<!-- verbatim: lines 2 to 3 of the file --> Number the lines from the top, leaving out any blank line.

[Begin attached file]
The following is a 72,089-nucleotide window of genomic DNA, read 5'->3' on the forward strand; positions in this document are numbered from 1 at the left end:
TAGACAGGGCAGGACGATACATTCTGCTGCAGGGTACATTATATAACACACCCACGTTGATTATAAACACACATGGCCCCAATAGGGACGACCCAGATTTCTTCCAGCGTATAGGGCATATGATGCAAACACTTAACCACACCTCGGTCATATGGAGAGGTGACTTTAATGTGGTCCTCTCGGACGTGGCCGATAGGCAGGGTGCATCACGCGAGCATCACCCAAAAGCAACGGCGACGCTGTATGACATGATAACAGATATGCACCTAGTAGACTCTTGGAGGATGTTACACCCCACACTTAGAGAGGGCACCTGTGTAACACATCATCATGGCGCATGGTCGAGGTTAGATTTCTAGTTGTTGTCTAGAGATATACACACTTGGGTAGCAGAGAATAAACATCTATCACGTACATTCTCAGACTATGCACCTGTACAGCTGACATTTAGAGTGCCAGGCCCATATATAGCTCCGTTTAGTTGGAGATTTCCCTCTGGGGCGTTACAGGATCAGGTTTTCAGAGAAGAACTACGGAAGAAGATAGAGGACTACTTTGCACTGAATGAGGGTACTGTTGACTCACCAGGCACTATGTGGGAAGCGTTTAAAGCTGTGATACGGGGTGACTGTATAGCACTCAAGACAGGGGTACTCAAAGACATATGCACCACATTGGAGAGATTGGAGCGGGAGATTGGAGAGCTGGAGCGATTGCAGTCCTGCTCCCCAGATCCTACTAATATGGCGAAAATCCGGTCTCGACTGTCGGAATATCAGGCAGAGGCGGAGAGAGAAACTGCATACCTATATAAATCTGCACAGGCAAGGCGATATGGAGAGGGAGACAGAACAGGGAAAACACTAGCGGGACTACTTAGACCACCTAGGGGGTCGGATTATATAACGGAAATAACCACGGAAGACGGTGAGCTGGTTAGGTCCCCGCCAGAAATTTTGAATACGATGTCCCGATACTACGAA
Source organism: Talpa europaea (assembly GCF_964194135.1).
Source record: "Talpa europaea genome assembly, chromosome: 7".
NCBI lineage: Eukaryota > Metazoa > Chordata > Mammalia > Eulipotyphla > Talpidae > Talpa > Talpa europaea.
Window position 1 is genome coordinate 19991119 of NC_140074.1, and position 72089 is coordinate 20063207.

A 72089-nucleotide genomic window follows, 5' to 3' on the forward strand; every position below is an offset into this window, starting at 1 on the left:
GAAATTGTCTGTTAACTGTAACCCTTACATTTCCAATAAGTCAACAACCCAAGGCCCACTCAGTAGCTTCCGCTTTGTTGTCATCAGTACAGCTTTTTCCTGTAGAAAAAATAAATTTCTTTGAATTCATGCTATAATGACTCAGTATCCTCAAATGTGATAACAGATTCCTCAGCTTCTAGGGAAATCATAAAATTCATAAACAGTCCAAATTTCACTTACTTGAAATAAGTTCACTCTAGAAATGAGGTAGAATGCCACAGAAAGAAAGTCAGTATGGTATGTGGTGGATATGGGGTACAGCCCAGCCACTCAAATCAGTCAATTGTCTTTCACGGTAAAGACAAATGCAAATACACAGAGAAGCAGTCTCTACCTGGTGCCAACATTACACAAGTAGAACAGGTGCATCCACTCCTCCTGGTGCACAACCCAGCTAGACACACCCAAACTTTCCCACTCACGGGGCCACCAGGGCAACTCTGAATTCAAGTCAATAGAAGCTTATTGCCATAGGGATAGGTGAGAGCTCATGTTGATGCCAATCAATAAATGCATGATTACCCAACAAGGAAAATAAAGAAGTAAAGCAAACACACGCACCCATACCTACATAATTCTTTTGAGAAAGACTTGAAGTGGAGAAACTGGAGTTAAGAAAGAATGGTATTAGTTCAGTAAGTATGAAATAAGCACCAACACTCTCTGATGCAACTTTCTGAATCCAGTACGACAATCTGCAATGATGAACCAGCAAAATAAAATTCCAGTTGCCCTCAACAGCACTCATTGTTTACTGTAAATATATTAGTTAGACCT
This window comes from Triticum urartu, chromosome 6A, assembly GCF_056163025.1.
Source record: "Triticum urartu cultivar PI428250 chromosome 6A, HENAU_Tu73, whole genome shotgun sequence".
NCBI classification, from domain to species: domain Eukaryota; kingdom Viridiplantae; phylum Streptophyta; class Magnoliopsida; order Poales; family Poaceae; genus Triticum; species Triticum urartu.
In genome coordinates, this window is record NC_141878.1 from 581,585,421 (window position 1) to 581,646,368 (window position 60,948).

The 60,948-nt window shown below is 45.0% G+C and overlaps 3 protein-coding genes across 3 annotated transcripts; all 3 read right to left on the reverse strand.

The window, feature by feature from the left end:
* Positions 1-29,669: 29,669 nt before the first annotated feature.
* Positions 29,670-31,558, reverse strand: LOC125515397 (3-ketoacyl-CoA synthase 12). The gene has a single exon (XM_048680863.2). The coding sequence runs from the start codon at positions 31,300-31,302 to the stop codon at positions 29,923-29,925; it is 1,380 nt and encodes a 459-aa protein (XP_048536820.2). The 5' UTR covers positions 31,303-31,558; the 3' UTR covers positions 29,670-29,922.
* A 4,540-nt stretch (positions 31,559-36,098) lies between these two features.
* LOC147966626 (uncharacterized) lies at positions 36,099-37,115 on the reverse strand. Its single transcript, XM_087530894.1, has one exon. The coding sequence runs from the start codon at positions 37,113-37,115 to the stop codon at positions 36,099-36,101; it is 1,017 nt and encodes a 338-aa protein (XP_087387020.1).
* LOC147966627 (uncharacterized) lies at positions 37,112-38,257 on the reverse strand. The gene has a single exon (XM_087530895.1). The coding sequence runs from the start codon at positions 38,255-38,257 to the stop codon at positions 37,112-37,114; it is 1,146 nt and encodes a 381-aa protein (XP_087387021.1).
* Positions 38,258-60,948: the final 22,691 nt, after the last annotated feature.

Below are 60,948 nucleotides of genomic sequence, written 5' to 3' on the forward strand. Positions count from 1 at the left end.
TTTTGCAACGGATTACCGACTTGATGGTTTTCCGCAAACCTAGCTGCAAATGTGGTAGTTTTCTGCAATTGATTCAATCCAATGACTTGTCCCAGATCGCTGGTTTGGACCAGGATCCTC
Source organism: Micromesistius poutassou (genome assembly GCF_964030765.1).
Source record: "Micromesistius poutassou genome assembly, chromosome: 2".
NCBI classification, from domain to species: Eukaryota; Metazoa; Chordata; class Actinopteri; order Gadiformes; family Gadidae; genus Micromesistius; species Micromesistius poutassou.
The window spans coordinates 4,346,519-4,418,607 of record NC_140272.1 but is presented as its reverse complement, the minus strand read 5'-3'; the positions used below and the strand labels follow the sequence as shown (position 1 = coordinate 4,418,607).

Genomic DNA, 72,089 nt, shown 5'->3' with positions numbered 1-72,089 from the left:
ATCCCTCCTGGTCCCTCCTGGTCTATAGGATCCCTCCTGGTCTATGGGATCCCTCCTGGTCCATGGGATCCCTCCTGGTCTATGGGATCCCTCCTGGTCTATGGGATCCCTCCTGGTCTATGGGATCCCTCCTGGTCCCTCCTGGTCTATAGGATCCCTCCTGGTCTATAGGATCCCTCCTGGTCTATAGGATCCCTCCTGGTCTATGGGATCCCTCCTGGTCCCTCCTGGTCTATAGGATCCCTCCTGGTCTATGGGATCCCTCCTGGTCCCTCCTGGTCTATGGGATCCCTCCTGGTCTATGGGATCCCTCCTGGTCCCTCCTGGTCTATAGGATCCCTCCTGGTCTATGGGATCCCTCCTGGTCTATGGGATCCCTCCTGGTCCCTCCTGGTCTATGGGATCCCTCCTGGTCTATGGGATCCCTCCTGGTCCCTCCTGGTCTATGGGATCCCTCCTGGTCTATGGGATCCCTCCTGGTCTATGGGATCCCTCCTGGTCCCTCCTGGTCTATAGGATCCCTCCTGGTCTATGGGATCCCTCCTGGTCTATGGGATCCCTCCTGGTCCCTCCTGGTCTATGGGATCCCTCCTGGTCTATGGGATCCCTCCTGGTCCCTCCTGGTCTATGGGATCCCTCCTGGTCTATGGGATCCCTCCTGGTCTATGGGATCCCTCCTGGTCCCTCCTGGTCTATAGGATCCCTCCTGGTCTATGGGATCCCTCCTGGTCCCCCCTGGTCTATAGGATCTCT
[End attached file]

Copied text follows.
TAGACAGGGCAGGACGATACATTCTGCTGCAGGGTACATTATATAACACACCCACGTTGATTATAAACACACATGGCCCCAATAGGGACGACCCAGATTTCTTCCAGCGTATAGGGCATATGATGCAAACACTTAACCACACCTCGGTCATATGGAGAGGTGACTTTAATGTGGTCCTCTCGGACGTGGCCGATAGGCAGGGTGCATCACGCGAGCATCACCCAAAAGCAACGGCGACGCTGTATGACATGATAACAGATATGCACCTAGTAGACTCTTGGAGGATGTTACACCCCACACTTAGAGAGGGCACCTGTGTAACACATCATCATGGCGCATGGTCGAGGTTAGATTTCTAGTTGTTGTCTAGAGATATACACACTTGGGTAGCAGAGAATAAACATCTATCACGTACATTCTCAGACTATGCACCTGTACAGCTGACATTTAGAGTGCCAGGCCCATATATAGCTCCGTTTAGTTGGAGATTTCCCTCTGGGGCGTTACAGGATCAGGTTTTCAGAGAAGAACTACGGAAGAAGATAGAGGACTACTTTGCACTGAATGAGGGTACTGTTGACTCACCAGGCACTATGTGGGAAGCGTTTAAAGCTGTGATACGGGGTGACTGTATAGCACTCAAGACAGGGGTACTCAAAGACATATGCACCACATTGGAGAGATTGGAGCGGGAGATTGGAGAGCTGGAGCGATTGCAGTCCTGCTCCCCAGATCCTACTAATATGGCGAAAATCCGGTCTCGACTGTCGGAATATCAGGCAGAGGCGGAGAGAGAAACTGCATACCTATATAAATCTGCACAGGCAAGGCGATATGGAGAGGGAGACAGAACAGGGAAAACACTAGCGGGACTACTTAGACCACCTAGGGGGTCGGATTATATAACGGAAATAACCACGGAAGACGGTGAGCTGGTTAGGTCCCCGCCAGAAATTTTGAATACGATGTCCCGATACTACGAA
Source organism: Talpa europaea (assembly GCF_964194135.1).